The shipping mark on the end of Finnish sawn timber says who the manufacturer is. Koskisen’s sawn timber is stamped with the letters KKN at the trimming, grading and packaging plant, where the dried timber is sorted according to both grade and strength, and then packed. Sawn timber stamps indicate the grade and manufacturer, and that the sawn timber fulfils the requirements of EU directives.
The stickered board stacks coming from the drying plant are unloaded onto the line at the beginning of the trimming, grading and packaging plant, and an automatic moisture sensor keeps track of the moisture level in the sawn timber and prevents wet pieces from being packaged.
“The plant’s moisture sensor gives us immediate feedback on the moisture level of the sawn timber, and helps to ensure high-quality drying,” explains processing supervisor Esa Hiltunen.
At the beginning of the line, the operator monitors the accuracy of the sorting and the functioning of the line. At that point in the line, if the end of the timber is of poor quality it can be cut off, meaning the butt end is trimmed to a rough standard.
Sawn timber is graded using cameras. Every side of a piece of sawn timber is inspected by three cameras; a total of 12 cameras calculate the dimensions, identify knots, cracks, resin pockets, wane and other wood characteristics.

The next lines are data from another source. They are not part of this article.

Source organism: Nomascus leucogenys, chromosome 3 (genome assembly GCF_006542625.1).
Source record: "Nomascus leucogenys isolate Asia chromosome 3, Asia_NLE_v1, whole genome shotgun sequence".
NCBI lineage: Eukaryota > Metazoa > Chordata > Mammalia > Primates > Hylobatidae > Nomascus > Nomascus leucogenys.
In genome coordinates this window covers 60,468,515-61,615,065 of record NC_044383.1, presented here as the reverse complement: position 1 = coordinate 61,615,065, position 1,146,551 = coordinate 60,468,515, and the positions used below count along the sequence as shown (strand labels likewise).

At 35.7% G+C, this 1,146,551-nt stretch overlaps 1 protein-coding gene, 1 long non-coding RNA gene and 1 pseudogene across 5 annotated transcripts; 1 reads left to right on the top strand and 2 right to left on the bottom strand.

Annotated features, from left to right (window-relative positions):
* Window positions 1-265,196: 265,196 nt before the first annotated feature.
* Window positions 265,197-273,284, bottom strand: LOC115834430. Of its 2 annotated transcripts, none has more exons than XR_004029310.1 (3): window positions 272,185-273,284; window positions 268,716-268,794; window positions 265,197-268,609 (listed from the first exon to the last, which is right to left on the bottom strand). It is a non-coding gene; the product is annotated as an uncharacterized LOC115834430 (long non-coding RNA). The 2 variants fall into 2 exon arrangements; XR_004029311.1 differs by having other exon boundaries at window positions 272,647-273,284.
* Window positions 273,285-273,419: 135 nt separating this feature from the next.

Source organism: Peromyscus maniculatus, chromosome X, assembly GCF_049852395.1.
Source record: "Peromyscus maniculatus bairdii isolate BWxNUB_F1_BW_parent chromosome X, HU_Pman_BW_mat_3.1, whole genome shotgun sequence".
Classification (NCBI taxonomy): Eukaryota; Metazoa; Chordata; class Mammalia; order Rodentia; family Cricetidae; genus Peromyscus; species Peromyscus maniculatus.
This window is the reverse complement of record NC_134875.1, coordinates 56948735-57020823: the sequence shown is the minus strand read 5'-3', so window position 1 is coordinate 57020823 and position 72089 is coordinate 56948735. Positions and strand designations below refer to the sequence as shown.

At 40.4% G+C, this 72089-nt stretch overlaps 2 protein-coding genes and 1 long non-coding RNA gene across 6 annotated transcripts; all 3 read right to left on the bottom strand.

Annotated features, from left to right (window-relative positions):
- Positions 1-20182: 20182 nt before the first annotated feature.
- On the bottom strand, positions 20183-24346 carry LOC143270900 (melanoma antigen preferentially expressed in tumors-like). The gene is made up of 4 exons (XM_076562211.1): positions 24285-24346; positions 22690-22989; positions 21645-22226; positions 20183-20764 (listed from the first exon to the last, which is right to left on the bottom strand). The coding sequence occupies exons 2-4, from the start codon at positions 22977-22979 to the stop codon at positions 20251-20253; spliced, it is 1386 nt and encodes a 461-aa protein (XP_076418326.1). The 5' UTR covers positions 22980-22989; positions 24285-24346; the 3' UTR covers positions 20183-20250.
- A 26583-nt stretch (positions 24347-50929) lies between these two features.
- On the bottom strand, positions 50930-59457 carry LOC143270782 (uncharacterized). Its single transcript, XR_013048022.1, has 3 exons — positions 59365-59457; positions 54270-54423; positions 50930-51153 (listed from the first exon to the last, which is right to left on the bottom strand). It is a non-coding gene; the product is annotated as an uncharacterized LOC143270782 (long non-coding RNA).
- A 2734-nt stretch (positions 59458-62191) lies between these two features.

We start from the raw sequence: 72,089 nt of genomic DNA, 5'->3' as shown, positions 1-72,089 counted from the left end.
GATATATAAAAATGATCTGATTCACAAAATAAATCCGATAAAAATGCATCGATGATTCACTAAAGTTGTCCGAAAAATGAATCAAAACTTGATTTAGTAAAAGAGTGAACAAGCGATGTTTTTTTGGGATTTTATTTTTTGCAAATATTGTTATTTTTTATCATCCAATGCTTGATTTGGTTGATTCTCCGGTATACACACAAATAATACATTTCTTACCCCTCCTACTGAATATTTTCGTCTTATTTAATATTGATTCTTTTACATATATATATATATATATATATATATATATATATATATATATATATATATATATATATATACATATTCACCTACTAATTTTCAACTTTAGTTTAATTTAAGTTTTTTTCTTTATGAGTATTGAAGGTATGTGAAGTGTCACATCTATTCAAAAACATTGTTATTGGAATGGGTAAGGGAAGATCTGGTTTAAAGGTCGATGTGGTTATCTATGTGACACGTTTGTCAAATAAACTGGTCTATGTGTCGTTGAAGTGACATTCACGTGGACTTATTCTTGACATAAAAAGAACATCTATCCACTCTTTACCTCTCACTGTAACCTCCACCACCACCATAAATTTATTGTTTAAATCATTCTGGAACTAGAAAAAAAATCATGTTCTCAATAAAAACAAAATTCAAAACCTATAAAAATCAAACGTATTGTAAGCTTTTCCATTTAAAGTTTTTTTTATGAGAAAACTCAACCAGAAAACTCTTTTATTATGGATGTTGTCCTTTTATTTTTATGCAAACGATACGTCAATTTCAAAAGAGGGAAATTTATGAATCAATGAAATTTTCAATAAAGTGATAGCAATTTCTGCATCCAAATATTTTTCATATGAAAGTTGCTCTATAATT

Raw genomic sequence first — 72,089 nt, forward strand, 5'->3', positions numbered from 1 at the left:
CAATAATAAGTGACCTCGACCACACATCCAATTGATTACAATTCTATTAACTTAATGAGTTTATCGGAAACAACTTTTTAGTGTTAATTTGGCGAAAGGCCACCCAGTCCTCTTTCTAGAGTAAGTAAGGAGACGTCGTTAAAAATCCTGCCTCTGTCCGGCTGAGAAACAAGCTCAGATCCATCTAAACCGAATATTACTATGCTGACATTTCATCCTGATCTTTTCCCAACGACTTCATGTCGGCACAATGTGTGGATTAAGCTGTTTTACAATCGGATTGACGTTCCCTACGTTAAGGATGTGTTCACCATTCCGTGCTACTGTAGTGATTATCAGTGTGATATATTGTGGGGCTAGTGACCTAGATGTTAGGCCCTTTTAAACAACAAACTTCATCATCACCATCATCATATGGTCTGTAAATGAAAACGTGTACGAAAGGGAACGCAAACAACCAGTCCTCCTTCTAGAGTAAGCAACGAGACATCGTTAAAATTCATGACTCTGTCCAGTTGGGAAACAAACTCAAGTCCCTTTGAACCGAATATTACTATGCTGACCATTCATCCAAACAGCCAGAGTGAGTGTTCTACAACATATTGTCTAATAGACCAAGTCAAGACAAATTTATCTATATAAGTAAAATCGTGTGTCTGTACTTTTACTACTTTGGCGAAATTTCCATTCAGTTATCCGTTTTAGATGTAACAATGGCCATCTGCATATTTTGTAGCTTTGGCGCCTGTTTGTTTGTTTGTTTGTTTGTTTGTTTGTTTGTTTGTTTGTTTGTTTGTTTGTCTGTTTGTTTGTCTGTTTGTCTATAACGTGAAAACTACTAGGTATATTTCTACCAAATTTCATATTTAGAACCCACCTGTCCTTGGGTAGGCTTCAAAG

“Sorting has become a lot easier since the days when it was done with by eye,” says Production Manager Jaakko Huttunen.
“Whereas humans may make errors depending on the time of day or their general attentiveness, camera sorting always results in the same quality – it is 99% accurate. That means the customer can be confident that they are getting a product of consistent quality.”
The ends of the sawn timber are trimmed to the desired length according to the data provided by the camera.
“We can also make special lengths according to the customer’s specifications; for example, the Japanese lengths of 3,650 and 3,985 mm, which deviate from the traditional module dimensions,” says Huttunen.
At Koskisen, all sawn timber pieces are mechanically strength-graded by measuring the density (weight) of the piece and the natural frequency at which it vibrates. The side of every strength-graded piece is stamped with the CE mark, which indicates the strength grade, manufacturer, the authority that oversees the sorting, and naturally the grade, length and moisture class. All of the necessary information is right there on the piece of timber.
“The most common strength grade used in construction in Finland is C24. The stronger grades of C35 and C40 are used for the manufacture of, for example, roof trusses and glue-laminated timber,” explains Huttunen.
In a 24-hour period, 1,500 m3 of sawn timber, i.e. 30 truckloads, pass through Koskisen’s trimming and grading plant. The timber pieces are a blur on the line, with 125 whizzing through in one minute.
After measuring, sorting and stamping, the individual pieces will end up in one of the plant’s 45 different compartments. From there, the compartments are emptied one by one onto the packaging line, where each piece of sawn timber is stamped with the familiar red KKN stamp, which indicates the manufacturer and the grade, before the package is sent on its way.